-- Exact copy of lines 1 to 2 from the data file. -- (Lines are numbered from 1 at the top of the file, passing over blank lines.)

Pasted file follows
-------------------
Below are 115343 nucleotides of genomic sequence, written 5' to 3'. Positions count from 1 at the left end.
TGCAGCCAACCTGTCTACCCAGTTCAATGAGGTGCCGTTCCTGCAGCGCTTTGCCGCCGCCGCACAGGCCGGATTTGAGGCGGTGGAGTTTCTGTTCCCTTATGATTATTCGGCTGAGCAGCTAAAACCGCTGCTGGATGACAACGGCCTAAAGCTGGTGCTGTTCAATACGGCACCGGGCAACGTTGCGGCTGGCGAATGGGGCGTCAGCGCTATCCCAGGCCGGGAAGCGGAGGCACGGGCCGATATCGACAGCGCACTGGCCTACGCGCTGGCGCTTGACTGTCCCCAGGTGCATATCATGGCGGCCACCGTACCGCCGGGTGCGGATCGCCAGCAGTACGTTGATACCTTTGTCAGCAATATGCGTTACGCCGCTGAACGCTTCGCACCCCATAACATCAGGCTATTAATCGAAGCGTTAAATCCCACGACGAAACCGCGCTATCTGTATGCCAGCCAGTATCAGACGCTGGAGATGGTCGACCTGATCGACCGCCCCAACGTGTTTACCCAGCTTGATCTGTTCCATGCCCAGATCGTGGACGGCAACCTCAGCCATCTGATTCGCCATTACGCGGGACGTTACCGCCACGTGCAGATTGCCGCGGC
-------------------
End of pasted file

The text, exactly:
Below are 115343 nucleotides of genomic sequence, written 5' to 3'. Positions count from 1 at the left end.
TGCAGCCAACCTGTCTACCCAGTTCAATGAGGTGCCGTTCCTGCAGCGCTTTGCCGCCGCCGCACAGGCCGGATTTGAGGCGGTGGAGTTTCTGTTCCCTTATGATTATTCGGCTGAGCAGCTAAAACCGCTGCTGGATGACAACGGCCTAAAGCTGGTGCTGTTCAATACGGCACCGGGCAACGTTGCGGCTGGCGAATGGGGCGTCAGCGCTATCCCAGGCCGGGAAGCGGAGGCACGGGCCGATATCGACAGCGCACTGGCCTACGCGCTGGCGCTTGACTGTCCCCAGGTGCATATCATGGCGGCCACCGTACCGCCGGGTGCGGATCGCCAGCAGTACGTTGATACCTTTGTCAGCAATATGCGTTACGCCGCTGAACGCTTCGCACCCCATAACATCAGGCTATTAATCGAAGCGTTAAATCCCACGACGAAACCGCGCTATCTGTATGCCAGCCAGTATCAGACGCTGGAGATGGTCGACCTGATCGACCGCCCCAACGTGTTTACCCAGCTTGATCTGTTCCATGCCCAGATCGTGGACGGCAACCTCAGCCATCTGATTCGCCATTACGCGGGACGTTACCGCCACGTGCAGATTGCCGCGGC